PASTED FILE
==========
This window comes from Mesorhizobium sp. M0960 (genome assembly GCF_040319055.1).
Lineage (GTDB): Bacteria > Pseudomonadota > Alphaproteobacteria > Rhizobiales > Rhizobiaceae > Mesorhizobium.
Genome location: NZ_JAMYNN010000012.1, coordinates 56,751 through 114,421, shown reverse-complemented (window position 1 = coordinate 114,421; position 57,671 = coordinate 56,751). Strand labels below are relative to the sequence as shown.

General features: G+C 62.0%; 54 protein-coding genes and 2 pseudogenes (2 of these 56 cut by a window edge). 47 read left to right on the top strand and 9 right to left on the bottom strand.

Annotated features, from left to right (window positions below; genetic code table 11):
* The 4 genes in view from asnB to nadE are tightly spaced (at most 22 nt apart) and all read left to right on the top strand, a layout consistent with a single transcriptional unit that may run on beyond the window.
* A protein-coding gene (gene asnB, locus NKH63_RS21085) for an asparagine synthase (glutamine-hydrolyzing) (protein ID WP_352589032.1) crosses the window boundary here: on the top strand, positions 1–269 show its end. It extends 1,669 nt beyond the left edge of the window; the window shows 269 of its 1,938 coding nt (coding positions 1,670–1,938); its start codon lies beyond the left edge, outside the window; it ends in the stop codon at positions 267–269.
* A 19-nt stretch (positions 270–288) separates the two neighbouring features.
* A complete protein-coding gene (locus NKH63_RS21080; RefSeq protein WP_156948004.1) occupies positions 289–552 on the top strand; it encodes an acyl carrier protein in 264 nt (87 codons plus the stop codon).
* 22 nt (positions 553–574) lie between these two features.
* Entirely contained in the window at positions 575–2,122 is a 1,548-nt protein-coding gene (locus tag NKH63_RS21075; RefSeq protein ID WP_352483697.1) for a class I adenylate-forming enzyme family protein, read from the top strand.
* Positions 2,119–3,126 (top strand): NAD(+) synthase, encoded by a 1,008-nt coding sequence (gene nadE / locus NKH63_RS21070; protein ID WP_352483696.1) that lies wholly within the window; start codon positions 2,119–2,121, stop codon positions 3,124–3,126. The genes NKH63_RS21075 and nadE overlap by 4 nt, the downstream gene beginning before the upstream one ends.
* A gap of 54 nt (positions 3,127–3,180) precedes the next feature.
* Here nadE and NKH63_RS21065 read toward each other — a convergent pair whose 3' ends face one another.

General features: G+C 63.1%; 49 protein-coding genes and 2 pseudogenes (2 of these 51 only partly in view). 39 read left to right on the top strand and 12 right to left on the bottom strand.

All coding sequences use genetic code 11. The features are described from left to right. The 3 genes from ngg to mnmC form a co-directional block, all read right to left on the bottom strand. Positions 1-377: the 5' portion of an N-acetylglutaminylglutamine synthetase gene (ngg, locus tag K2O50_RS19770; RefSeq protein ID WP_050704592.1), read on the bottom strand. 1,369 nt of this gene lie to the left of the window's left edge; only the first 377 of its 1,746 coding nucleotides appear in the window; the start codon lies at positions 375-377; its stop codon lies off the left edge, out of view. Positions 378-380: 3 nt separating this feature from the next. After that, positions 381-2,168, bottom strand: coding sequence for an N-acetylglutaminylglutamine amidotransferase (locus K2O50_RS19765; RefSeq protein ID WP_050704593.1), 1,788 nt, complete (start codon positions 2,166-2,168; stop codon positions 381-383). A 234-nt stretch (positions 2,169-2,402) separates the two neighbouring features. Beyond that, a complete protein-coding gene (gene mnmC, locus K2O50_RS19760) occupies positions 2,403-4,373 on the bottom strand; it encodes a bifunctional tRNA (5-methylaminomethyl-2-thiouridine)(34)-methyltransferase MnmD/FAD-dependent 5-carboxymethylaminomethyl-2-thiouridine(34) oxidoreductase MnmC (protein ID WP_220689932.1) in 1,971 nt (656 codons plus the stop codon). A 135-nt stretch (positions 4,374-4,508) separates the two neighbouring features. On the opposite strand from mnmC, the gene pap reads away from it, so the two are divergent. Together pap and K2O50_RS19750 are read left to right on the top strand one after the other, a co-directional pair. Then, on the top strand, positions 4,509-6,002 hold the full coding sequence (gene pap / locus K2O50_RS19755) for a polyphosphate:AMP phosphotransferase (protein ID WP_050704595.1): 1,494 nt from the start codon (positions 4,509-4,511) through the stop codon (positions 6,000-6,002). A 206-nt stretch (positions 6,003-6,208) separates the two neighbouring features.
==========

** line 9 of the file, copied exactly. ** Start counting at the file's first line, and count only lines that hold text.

* A complete protein-coding gene (locus NKH63_RS21080; RefSeq protein WP_156948004.1) occupies positions 289–552 on the top strand; it encodes an acyl carrier protein in 264 nt (87 codons plus the stop codon).